Imaging of Louisiana State Employees Retirement System Huge Success !
By: Randolph Burns
IKON Business Imaging Services
The Louisiana State Employees Retirement System (LASERS) is responsible for administering pension funds for every employee of the Pelican State. In that role, it keeps over 200,000 files on both active and retired state employees, totaling over five million document pages.
By last year, LASERS had concluded that using paper files was a hindrance to its goal of providing the best possible customer service. A file in use by one LASERS employee was inaccessible to all the rest. LASERS wanted to be able to access files faster with fewer people, and it wanted multiple users to have access to the same record simultaneously. It also wanted to save the space occupied by filing cabinets.
To meet these objectives, LASERS decided to migrate their files to an electronic document management system. They chose IKON Business Imaging for the very challenging task of converting documents that included, among others, original employment applications, annual pension statements, payment records, and even canceled checks. The range of document sizes, colors, and conditions were huge. Some dated back as far as the nineteen-fifties; others were quarter-sheet size. Substrates included onion-skin paper, nineteen-sixties-era thermal photocopy paper, fax paper, and NCR forms in a rainbow of different colors. Many documents were extremely dirty.
Between August 1997 and June 1998, a team of thirty workers prepared and scanned LASERS's backfile documents, working on-site in Baton Rouge. Hired and trained locally by IKON, the team included one manager, four scanner operators, and twenty-five specialists who prepared documents by removing staples, identifying each document's type from a range of eighteen possibilities specified by LASERS, and affixing a corresponding bar code inconspicuously to each document. At the front of each file, was also inserted a header sheet displaying the bar coded social security number of the respective state employee whose file it was. IKON had used a LASERS database to generate these bar coded social security numbers.
The conversion team worked with one scanner, operating two shifts per day, five days per week. While they were still busy, LASERS demonstrated its confidence in IKON by adding another set of files to the conversion job. These were records from the investment department, which manages Louisiana's employee pension funds. They included trade tickets, committee meeting minutes, fund manager reports, and fund custodian reports, and they totaled another 200,000 images.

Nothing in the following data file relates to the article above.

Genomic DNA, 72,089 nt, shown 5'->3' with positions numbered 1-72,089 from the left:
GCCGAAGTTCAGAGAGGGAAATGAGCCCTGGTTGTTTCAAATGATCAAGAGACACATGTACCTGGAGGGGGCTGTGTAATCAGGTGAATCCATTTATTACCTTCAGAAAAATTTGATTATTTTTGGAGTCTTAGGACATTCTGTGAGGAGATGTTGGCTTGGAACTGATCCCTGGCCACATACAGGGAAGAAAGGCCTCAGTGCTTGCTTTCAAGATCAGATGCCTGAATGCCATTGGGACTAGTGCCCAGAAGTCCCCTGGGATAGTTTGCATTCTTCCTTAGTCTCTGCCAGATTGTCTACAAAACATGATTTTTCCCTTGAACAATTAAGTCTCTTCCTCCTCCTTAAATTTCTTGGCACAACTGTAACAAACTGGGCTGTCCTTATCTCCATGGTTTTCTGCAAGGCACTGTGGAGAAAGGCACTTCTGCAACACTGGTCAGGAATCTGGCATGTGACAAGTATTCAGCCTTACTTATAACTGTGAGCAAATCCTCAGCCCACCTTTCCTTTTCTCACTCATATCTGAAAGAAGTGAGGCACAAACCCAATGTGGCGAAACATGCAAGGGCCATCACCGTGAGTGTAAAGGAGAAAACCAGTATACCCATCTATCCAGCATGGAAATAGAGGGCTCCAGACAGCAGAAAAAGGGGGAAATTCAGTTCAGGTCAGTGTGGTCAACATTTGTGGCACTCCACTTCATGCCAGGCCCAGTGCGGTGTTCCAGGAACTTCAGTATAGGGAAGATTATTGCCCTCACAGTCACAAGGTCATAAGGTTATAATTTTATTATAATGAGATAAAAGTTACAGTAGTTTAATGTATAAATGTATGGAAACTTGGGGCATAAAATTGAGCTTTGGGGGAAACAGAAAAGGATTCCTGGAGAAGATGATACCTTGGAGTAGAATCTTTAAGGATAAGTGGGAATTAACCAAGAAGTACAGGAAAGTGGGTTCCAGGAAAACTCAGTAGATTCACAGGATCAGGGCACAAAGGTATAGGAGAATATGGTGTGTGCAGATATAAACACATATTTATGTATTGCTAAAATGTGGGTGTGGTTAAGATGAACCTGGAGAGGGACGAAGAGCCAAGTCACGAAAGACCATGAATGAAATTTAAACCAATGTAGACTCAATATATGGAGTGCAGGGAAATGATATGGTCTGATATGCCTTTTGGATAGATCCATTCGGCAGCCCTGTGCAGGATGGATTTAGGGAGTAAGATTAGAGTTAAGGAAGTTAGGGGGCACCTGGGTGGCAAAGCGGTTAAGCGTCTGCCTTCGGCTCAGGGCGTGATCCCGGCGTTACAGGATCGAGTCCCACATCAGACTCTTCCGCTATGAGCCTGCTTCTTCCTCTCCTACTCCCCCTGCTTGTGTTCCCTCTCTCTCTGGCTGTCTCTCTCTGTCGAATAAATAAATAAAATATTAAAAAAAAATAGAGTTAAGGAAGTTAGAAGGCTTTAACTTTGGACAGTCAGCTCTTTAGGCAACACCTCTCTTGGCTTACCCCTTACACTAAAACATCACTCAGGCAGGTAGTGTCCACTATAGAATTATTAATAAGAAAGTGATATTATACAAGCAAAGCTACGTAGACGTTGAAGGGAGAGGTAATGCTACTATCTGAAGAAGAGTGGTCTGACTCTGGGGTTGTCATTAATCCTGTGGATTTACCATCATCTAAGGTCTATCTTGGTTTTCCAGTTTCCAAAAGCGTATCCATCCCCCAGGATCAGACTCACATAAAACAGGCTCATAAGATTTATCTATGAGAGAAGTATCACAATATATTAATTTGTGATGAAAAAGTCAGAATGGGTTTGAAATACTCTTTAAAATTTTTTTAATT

Adding to the considerable complexities of the LASERS backfile conversion, LASERS staff members constantly needed to have access to files during the conversion process. That dictated the use of two team members working full-time as inventory managers to track files. They worked with detailed tracking sheets, which listed the documents in each box of files being processed and where that box was in the workflow. LASERS's personnel requested specific files, and those files would be looked up, tracked down, replaced with an out-card, and delivered to whomever had submitted the request. When a file was returned to the team, it was replaced in its box immediately or, if that box had already gone through scanning, it was first scanned.
As batches of documents were scanned, they were written to 8mm tapes, which were shipped to IKON's headquarters in Northern, California. There, indexing keywords were captured visually from document images and manually typed into an index for LASERS's electronic document management system. Index keyword data entry varied a bit for some types of documents. For example, the index record for any annual statement had to contain the statement's year. Canceled checks and certain income-tax reporting forms had been stored loose, outside of file folders, and, as a result, they could not benefit from a connection to the scanned social-security-number bar codes. As a result, social security numbers had to be read from the images of these documents and typed in by hand.
Once indexing was completed for a batch of files, document images and index information were written from the tapes to 5.25-inch optical disks. Two copies of each disk were written, one destined for LASERS's electronic document management system, and another for storage at another location for purposes of disaster recovery. The entire new electronic imaging system will allow employees to provide better customer service by providing instant access to documents as opposed to the current lengthy process of searching through paper files. The imaging system will also greatly improve document security by allowing electronic backup of files that are currently vulnerable to loss in case of a fire. Management also expects that the availability of all documents in electronic format will make it possible to implement workflow processes that will further improve operating efficiency.
Scanning of the LASERS backfile was successfully completed in June of 1998 and all remaining optical disks will be delivered to LASERS by end of September 1998, barely a year after the job began. For over 200,000 employees of the State of Louisiana, that means faster, easier access to their retirement records. For IKON Business Imaging it means one more happy customer.
Randolph Burns is Marketing Manager for IKON Business Imaging Services. He can be reached at 800-664-4636, firstname.lastname@example.org.